Since 2013, WordPress has used Open Sans as the default font for the admin panel. For a number of years, Open Sans has been around, and considering the fact that Open Sans in itself is a really popular and pretty good-looking font, it has become a staple feature in the WordPress admin panel.
However, all of that is expected to change pretty soon. The upcoming version, WordPress 4.6, is planning to ditch Open Sans in favor of system fonts in the admin panel.
Here is what WordPress lead developer, Helen Hou-Sandi, stated in her commit message:
‚ÄúRejoice, for your admins will feel more native to your surrounding computing environment and likely load faster, especially when offline, as they no longer have to talk to The Google Overlord.
At the time of introduction in 3.8, there were not good system fonts common to all platforms at the time. In the years since, Windows, Android, OS X, iOS, Firefox OS, and various flavors of Linux have all gotten their own (good) system UI fonts.
There will definitely be visual bugs, mainly around alignment and spacing; these should be documented and reported on the ticket and fixed more atomically so that our current and future selves have a better understanding of what happened and why.
The style remains registered, as it is almost certainly in use by themes and plugins.‚ÄĚ
This is clearly not a big move in terms of features, but surely a very important because it will affect the look and feel of the admin panel. For years, we have come to expect Open Sans in the admin panel, and a new font (even if it is the system font) will surely take a lot of getting used to.
The roots of this idea can be traced back to the Font Natively feature that, as the name suggests, sought to use system fonts in lieu of Open Sans. Here is how it described itself (and you can also visit this page for some sample screenshots):
‚ÄúWhen a visual and small screen admin refresh was introduced in 3.8 (by way of the feature plugin MP6), the admin font was changed to Open Sans to better complement the redesigned vector iconography. This change was not without its bumps or controversy, notably around extended character sets and that it is loaded from Google Fonts for a variety of reasons.
Instead of relying on an external resource, Font Natively moves the WordPress admin back to system fonts. This leads to faster load times, especially when working offline, a removal of a third-party dependency, and a more native-feeling experience as the lines between web experiences and apps continue to blur.‚ÄĚ
Quite obviously, the biggest and most obvious advantage will be that WordPress will shed yet another third-party dependency. This will enhance load times and offer a faster browsing experience for users. That said, it is true that loading Google Fonts hardly takes time, and at best, the difference in load times will not be noticeable either. Furthermore, many WordPress themes use Google Fonts, so the difference in load times will impact on the backend, that is the admin panel. Your website‚Äôs frontend will continue to be as slow or fast as it currently is, obviously.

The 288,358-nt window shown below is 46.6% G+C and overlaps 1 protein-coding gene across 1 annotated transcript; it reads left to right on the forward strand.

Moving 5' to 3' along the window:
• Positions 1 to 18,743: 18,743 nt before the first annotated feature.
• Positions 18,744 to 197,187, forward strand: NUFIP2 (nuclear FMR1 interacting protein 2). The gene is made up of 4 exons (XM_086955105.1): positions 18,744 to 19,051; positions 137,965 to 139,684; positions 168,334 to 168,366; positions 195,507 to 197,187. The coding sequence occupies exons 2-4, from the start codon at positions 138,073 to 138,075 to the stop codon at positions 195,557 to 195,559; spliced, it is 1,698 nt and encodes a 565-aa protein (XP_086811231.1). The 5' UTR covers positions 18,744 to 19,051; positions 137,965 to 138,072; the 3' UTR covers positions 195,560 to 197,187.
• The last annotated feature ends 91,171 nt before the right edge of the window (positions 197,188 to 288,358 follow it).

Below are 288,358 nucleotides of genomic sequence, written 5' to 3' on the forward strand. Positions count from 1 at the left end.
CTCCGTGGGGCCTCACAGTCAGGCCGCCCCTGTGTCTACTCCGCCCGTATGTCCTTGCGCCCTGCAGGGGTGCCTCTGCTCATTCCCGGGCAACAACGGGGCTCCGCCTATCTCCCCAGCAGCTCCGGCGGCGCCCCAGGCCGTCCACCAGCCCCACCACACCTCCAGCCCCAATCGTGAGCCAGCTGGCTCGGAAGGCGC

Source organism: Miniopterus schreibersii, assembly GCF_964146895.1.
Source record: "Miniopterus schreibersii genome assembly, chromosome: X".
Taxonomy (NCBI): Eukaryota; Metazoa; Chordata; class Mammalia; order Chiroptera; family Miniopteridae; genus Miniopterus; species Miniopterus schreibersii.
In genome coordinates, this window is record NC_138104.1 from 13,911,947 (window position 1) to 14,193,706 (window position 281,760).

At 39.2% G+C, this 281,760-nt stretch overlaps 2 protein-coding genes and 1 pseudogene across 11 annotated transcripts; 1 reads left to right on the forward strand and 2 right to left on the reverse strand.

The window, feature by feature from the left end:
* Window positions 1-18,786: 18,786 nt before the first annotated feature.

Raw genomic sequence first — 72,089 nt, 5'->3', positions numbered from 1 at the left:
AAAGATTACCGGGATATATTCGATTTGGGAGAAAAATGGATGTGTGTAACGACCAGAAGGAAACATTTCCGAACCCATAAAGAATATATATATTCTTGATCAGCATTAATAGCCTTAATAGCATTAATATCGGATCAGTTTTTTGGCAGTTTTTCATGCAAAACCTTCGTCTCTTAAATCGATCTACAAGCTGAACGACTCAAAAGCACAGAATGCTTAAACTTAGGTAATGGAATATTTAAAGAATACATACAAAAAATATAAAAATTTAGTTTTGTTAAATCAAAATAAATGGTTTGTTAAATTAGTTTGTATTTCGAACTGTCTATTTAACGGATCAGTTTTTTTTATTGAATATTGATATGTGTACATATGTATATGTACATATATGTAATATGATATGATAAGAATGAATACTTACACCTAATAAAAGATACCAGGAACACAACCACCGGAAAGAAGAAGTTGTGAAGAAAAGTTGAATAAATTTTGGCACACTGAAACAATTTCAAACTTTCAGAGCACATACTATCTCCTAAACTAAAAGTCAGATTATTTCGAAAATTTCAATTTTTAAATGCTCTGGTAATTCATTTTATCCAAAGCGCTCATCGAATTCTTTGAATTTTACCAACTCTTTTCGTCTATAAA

Furthermore, considering the fact that Open Sans is not truly a necessity in the admin panel, opting for system fonts is surely a wise choice.
Also, there are several places where Google Fonts are not so easily available ‚ÄĒ China, for instance, has restrictions in place on Google products. This shift towards system fonts will help rid users from such issues.
All said and done, relying on system fonts for the admin panel surely makes sense, and I highly doubt if there will be many people who would be opposed to it. In fact, there are many users who rely on a plugin to disable Open Sans anyway, so this proposal is surely the need of the hour. Agreed, homogeneity will be sacrificed, but that is just a small sacrifice to be made, and within a period of time, our eyes will very well adjust to the absence of Open Sans in the admin panel, much like they did to its presence.
However, how exactly will this be implemented? Looking at the changeset in the commit message of Helen Hou-Sandi, the solution being followed is to specify a list of fonts, followed by Sans Serif.
Now, this probably is not the ideal way to put it. There are several users who change the default system font (especially folks on Linux machines, myself included). A good approach would be if WordPress admin panel uses the user‚Äôs choice of the¬†system font. This can be accomplished by specifying only the generic Sans Serif font. However, in the current approach, the admin panel will showcase the specified fonts, not the just user‚Äôs choice of the¬†default font.
Most likely, the team‚Äôs logic behind saying ‚Äúsystem font‚ÄĚ is to refer to fonts that are installed on the system (native to the concerned operating system), rather than the font chosen by the user to act as the system default font. While this is a straightforward line of thought, it would still be better if the user‚Äôs preference is given a priority in this. Many people rely on specific fonts owing to accessibility issues (some fonts are more readable than others), or because they dislike the native font that their OS comes with (some fonts are less ugly than others). Showing the user-specified font will prove beneficial for such users.